If the circumstances warrant it, the Court can then alter the terms of the Separation Agreement. Therefore, separation agreements cannot achieve the same degree of finality as a court order. However, provided both parties have taken independent legal advice prior to signing the Separation Agreement, and have fully disclosed their finances and any other relevant circumstances, then it is as watertight as you can make it and less likely to be altered by the Court.

Failure to disclose any relevant information may result in the agreement being set aside by the other party or overturned by a court.

A Realistic Alternative to Court

Mediation is a voluntary process offering an alternative to going to court and the opportunity for separating couples to work out what arrangements best suit them and their children. The mediation process enables couples to consider the options available to them and helps them reach joint decisions to resolve the issues that arise on the breakdown of their relationship.

Mediation is constructive and forward focussed, it enables people with the help of an impartial third party to take responsibility and work out solutions that best suit their family, taking into account what matters to them on the breakdown of a family relationship. It provides a calm and safe place for couples to talk about what is important to them and helps children if parents are able to work out arrangements together.

It is far better than having to air your family situation in a Court and between a Judge whom you and your children have never met before make decisions about your children and family.

Family mediation can help reduce conflict and misunderstanding; it can be cost effective and assist in better future communication, which is especially important where there are children.

Gill Wright is an accredited family mediator and a member of the Law Society Family Mediation Panel. For further information, and if you would like a free initial conversation about mediation as an option for you please contact Gill.

Don’t Suffer in Silence

Domestic abuse is not confined to physical abuse and can take many forms. Domestic abuse is not acceptable and should not be tolerated. The first step is to protect your own safety and that of any children that may live with you. If you are concerned for your safety or that of your children, you should call the police at any time of day or night.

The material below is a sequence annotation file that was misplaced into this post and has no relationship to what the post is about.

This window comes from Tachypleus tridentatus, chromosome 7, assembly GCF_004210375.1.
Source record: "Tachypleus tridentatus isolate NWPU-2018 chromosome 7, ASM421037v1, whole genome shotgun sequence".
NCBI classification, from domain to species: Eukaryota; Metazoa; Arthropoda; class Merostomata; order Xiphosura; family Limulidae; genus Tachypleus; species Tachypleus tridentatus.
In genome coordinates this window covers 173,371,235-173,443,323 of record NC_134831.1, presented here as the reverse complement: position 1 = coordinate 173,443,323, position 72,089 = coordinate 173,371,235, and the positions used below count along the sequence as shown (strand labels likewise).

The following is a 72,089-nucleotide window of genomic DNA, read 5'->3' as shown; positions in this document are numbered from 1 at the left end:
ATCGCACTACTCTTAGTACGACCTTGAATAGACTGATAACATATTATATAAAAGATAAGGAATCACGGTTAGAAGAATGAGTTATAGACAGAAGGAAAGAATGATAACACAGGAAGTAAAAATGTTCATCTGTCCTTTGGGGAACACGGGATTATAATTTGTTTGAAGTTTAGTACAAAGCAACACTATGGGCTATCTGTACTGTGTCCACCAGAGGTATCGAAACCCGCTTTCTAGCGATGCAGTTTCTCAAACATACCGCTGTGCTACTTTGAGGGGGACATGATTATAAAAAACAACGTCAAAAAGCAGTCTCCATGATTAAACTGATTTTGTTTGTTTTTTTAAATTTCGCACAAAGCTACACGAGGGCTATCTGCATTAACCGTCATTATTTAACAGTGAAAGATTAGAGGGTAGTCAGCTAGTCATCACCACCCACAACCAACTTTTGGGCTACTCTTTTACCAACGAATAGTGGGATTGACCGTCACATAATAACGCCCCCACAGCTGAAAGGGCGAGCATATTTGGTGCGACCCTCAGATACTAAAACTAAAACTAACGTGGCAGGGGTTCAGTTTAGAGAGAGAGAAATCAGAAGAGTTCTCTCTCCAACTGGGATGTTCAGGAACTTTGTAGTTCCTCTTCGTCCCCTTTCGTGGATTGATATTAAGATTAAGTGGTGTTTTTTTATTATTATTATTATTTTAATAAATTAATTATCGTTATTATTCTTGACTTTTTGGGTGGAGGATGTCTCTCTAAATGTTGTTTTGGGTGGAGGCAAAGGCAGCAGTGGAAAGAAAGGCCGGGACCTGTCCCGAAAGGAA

Our highly experienced solicitors can provide you with the help you need and can advise you of your legal rights so that you are better informed and know what options are available to you.

There is a common misconception that there is a legal relationship known as the ‘common law husband and/or wife’. In fact, the law of England and Wales does not recognise the ‘common law spouse’. The law merely distinguishes between married couples (or those same sex couples in a registered Civil Partnership) and unmarried couples.

Why does it matter which of these two groups my relationship falls into? The rights and responsibilities of unmarried couples are very different to those of married couples.

Married Couples

On the breakdown of a marriage, both spouses will have an interest in the assets and income of the other and the court has a wide discretion to transfer and distribute those assets to either party as it deems fair and appropriate.

Unmarried couples

Unmarried couples, on the other hand, are not afforded those same rights. The rights of unmarried/cohabiting couples are largely determined with reference to the law of property and trusts which concentrate very firmly on what was agreed/who contributed what. As a general rule the Court is only normally concerned with financial contributions and this is a problem if there is a marked disparity between the incomes/assets of each party and/or where there are children and one party may play the major role in looking after them at the expense of their own career and earning potential. Consequently, if they later separate, one party may find themselves in a difficult financial position.

What steps can unmarried couples take to protect themselves?

There are a number of ways that you can do so and one of the most important is to consider taking appropriate legal advice at the beginning and before any problems. That advice will include advising you as to:

  • How you own any property that you may purchase. Particularly if you are contributing unequally, then you will be advised to enter into a declaration of trust which is a document that sets out how you are to own the property and what will happen if you separate.
  • Entering into a living together agreement and which is a document that sets out in advance what your responsibilities are and how they are to be shared.
  • Keeping careful written records of any significant financial contributions that you make and particularly towards any property.
  • Making a will.

If you have children then these matters become particularly important and you may be interested in our guide to arrangements for children.

Whether you are considering living with your partner, or if you are already cohabiting or in the event of breaking up, our family team can advise you of your rights and responsibilities. For further information, and if you wish to take advantage of our free initial interview to see whether we can be of assistance, please contact us.

Petrova Caldecourt

Partner/ Head of Family Law | Family Law

01844 212 305

pcaldecourt@lightfoots.co.uk